Modern computer architectures commonly include one or more CPUs, a cache or caches, a few DDR-based memory channels, rotational and/or solid state disks and one or more Ethernet ports.
Figure 1: System block diagram
A high percentage of CPU-based systems use DDR-based DRAM for external memory. DDR-based DRAM currently provides very favorable cost/bit while providing enough bandwidth with low enough latency to meet the application demands. Although process engineers have continued to find ways to cost effectively scale feature size, the CPU power consumed has become prohibitive.
In contrast to the previous decade, CPU clock rates are scaling slower over time due to the power constraints. However, the number of transistors per silicon area continue to increase roughly at the rate of Moore’s Law. Therefore, CPUs are being designed and built with an increasing number of cores, with each core executing one or more threads of instructions.
This puts a new kind of pressure on the memory subsystem. Though the demand for instructions and data per thread is not increasing very quickly, the rapid growth in the number of available threads puts an increasing emphasis on memory bandwidth. This article summarizes the challenges that arise for the memory subsystem associated with these terascale CPUs.
Memory Key Metrics and Fundamentals
The key metrics for examining the memory sub-systems are bandwidth, capacity, latency, power, system volume, and cost.
Bandwidth (Bytes/second, B/s or bits/second, b/s). Bandwidth is the number of Bytes transferred in a given amount of time. Bandwidth is usually the most talked-about performance metric. The bandwidth required for a system is usually market segment and application (working set size, code arrangement, and structure) dependent. Interestingly, bandwidth alone is not a very useful metric for system design decisions. Other factors must be considered such as cost, power and form factor (size/space) constraints in conjunction with bandwidth.
Capacity (Bytes or B). Capacity is the total number of bytes that can be stored in the region of memory.
Latency (seconds, sec or simply s). This is the time it takes to read a word from the region of memory. The focus is usually on read latency. Write latency is often of less interest; the time required to write to a memory is often not a factor for the performance of the application.
Power (Watts or W). Power equals the energy consumed divided by the time in which that energy is consumed.
System volume, Form Factor. This is the volume required for different technologies into a system. This is usually driven by the physical size of components and/or cooling requirements.
Cost ($). Cost usually refers to the money required to use components in a system.
Often metrics are combined. Frequently used metrics include bandwidth/Cost or Watts/bandwidth (J/bit).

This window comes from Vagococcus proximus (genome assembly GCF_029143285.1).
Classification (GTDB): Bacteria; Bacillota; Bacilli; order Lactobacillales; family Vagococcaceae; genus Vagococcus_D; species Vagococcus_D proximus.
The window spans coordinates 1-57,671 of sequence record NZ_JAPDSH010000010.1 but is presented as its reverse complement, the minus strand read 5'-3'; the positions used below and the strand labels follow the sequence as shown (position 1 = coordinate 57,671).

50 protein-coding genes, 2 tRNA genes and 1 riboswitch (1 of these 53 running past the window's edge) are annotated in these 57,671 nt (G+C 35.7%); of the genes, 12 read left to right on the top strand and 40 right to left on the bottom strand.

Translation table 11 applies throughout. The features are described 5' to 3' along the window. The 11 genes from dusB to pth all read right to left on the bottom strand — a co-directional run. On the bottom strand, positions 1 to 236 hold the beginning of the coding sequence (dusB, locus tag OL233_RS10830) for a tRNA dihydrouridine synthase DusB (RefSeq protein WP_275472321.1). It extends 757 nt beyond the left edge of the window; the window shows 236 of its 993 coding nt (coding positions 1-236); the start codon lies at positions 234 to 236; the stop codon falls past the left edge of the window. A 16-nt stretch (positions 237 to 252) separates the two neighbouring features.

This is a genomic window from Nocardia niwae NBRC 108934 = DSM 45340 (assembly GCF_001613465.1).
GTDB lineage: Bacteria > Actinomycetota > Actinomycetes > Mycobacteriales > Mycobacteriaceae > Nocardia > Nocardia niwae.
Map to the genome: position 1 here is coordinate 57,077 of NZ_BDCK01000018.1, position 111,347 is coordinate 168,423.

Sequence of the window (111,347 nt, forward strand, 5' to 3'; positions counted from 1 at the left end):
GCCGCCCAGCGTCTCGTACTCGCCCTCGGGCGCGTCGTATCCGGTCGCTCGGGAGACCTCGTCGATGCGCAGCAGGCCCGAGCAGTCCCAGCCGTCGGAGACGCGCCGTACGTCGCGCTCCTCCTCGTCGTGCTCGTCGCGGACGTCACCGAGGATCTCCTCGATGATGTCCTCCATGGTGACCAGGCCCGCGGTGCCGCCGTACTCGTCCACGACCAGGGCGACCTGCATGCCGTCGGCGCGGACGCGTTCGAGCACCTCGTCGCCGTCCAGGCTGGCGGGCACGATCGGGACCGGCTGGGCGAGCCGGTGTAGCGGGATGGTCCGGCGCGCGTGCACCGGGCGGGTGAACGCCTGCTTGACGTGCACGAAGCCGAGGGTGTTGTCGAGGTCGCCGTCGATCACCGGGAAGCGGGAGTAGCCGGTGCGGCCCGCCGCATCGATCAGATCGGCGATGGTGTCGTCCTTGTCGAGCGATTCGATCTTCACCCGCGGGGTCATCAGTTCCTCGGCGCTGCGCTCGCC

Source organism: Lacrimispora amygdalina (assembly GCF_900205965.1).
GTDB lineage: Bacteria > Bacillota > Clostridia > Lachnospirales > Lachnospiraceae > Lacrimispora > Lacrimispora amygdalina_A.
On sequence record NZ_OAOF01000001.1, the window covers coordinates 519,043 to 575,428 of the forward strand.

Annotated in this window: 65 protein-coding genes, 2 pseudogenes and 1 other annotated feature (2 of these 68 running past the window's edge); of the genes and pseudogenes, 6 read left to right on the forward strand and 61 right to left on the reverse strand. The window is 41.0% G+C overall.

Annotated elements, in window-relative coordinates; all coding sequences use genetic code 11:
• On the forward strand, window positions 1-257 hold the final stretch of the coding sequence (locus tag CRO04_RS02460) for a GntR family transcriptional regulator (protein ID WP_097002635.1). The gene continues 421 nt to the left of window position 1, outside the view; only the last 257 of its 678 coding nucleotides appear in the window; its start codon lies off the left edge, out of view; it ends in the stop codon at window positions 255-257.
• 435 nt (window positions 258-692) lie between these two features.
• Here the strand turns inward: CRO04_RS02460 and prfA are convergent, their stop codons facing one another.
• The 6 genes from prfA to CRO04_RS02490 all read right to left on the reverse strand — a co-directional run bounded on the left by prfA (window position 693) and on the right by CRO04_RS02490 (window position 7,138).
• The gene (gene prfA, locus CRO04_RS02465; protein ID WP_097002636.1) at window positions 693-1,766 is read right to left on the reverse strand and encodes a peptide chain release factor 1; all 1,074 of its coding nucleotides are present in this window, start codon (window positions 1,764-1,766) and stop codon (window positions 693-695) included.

Double data rate (DDR) memory has become the dominant memory technology (in terms of number of units sold). DDR-based DRAM products are optimized for high capacity and low cost, not high bandwidth, low latency or low power.
As the CPUs continue to increase in capability toward the terascale level, many of the key metrics are not scaling well and are becoming system design challenges. The metrics being stressed most are bandwidth, power and latency. As potential solutions are investigated, the other metrics of capacity and form factor become challenging as well.
The expression “hitting the memory wall” is often used. Commonly the “memory wall” has the connotation that DDR cannot supply enough bandwidth for CPUs. A more accurate statement is that based on the DDR interface and channel specifications, the bandwidth per pin cannot scale up as quickly as the compute capabilities of CPUs. Simply adding more pins in parallel is not an appealing option due to system cost reasons. The problem becomes acute when CPUs reach the TeraScale performance level. Being more precise, the rate at which bits can be moved between CPUs and DDR devices is limited by the frequency dependent loss, impedance discontinuities, the power available and cost to implement. It will be extremely challenging to push and pull data at rates that exceed 2.4 – 3.2 Gb/s per data signal across DDR channels.
The need to reduce latency and the value of reducing latency is very difficult to assess. Most systems today have put a higher value on bandwidth and choose to use forms of pipelining such as pre-fetching to hide latency. As CPUs approach the terascale range via many threads running in parallel pipeline-based methods to hide memory latency will become less effective. To keep cost and power low, more emphasis will be placed on reducing the latency for the first level of the memory hierarchy that is external to the CPU chip.
Increasing the bandwidth by adding data pins as well as reducing the read latency of DDR devices could be done while maintaining the existing architectures of both the DRAM as well as the interface. However, addressing these bandwidth and latency metrics alone is not enough since one of the greatest challenges to achieving terascale bandwidths is maintaining low power consumption.
DRAM device power is composed of three main components: power consumed by the storage array, power consumed by the datapath and power consumed by the I/O pins. Roughly 50 percent of the power consumed is in the datapath, with the other 50 percent split between I/O circuits and the array. All three areas need to be addressed to create DRAM products suitable for terascale systems.
Evolutionary DRAM Summary
In summary, the key trends for evolutionary memory sub-system scaling are:
•Bandwidth scaling for traditional DDRx-based systems will end at about 2.4 – 3.2 Gb/s per pin (bump).
•To achieve the bit rates above, each channel will likely be limited to one DIMM without extra components, such as buffer on board (motherboard).
•GDDRx gives increased bandwidth but at the cost of capacity. Pin bandwidth will be limited to 5-6 Gb/s for GDDR channels being constructed today.